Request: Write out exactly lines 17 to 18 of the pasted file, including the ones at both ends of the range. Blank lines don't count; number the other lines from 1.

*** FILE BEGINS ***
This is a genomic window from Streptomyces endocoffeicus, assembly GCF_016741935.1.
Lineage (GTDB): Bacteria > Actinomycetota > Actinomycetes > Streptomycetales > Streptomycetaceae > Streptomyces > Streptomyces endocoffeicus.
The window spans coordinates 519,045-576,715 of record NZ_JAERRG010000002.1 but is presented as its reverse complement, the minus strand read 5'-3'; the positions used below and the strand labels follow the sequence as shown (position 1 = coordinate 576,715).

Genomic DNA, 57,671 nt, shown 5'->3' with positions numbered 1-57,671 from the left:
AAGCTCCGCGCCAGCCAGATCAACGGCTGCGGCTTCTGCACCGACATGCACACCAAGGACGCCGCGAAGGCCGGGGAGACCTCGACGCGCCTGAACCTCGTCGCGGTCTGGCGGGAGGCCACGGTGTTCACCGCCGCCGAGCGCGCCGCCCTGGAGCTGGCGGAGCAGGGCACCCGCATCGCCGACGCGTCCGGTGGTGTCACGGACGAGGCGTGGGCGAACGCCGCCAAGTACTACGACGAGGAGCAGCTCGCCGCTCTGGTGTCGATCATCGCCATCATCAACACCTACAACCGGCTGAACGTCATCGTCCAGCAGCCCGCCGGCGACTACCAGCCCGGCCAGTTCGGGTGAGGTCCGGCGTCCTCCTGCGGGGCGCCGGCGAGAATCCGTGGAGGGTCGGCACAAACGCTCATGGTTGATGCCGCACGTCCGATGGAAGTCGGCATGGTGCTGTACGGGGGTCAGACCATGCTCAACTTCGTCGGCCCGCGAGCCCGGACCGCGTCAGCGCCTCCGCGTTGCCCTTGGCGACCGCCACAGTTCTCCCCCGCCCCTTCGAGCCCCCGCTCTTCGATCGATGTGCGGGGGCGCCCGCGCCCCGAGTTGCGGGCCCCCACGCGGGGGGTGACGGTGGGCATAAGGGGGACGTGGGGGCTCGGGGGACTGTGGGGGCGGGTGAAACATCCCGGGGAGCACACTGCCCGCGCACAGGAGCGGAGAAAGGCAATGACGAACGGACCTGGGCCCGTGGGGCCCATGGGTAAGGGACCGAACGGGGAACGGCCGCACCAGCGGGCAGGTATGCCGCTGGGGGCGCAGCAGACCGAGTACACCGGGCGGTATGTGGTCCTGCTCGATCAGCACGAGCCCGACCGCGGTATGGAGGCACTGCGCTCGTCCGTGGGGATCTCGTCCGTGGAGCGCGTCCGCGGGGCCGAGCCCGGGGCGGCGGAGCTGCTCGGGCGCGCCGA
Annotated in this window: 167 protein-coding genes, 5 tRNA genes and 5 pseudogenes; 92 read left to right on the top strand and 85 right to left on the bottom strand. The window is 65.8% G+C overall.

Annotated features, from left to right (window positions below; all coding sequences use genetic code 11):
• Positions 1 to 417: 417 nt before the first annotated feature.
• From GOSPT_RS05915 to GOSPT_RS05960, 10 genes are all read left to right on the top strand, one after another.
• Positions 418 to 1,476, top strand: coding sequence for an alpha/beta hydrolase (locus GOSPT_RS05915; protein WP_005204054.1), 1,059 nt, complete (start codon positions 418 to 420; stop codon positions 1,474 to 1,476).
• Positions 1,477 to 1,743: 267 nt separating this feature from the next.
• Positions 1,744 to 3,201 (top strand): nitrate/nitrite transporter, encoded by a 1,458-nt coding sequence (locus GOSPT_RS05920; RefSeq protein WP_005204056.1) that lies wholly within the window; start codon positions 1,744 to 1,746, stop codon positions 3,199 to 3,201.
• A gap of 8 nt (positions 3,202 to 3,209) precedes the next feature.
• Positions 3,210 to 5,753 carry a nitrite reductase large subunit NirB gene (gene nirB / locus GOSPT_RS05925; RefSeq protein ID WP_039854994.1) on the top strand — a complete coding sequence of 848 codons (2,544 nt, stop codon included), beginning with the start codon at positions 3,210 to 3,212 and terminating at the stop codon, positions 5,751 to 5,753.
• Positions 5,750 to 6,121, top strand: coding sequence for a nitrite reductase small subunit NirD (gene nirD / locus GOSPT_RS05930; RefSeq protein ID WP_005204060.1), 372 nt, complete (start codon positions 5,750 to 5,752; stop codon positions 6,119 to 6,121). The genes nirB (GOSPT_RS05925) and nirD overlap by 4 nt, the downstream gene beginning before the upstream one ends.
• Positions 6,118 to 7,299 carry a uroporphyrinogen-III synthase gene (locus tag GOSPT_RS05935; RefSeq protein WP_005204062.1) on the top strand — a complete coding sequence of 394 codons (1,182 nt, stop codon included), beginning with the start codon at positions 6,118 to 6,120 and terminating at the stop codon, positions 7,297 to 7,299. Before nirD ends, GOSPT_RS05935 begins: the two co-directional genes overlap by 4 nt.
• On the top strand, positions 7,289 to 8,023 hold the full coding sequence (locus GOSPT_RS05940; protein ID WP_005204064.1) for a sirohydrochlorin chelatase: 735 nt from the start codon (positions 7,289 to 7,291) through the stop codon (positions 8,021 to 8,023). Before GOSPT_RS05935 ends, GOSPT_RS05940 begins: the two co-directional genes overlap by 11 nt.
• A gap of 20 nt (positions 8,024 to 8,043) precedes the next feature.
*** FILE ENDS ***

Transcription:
• On the top strand, positions 7,289 to 8,023 hold the full coding sequence (locus GOSPT_RS05940; protein ID WP_005204064.1) for a sirohydrochlorin chelatase: 735 nt from the start codon (positions 7,289 to 7,291) through the stop codon (positions 8,021 to 8,023). Before GOSPT_RS05935 ends, GOSPT_RS05940 begins: the two co-directional genes overlap by 11 nt.
• A gap of 20 nt (positions 8,024 to 8,043) precedes the next feature.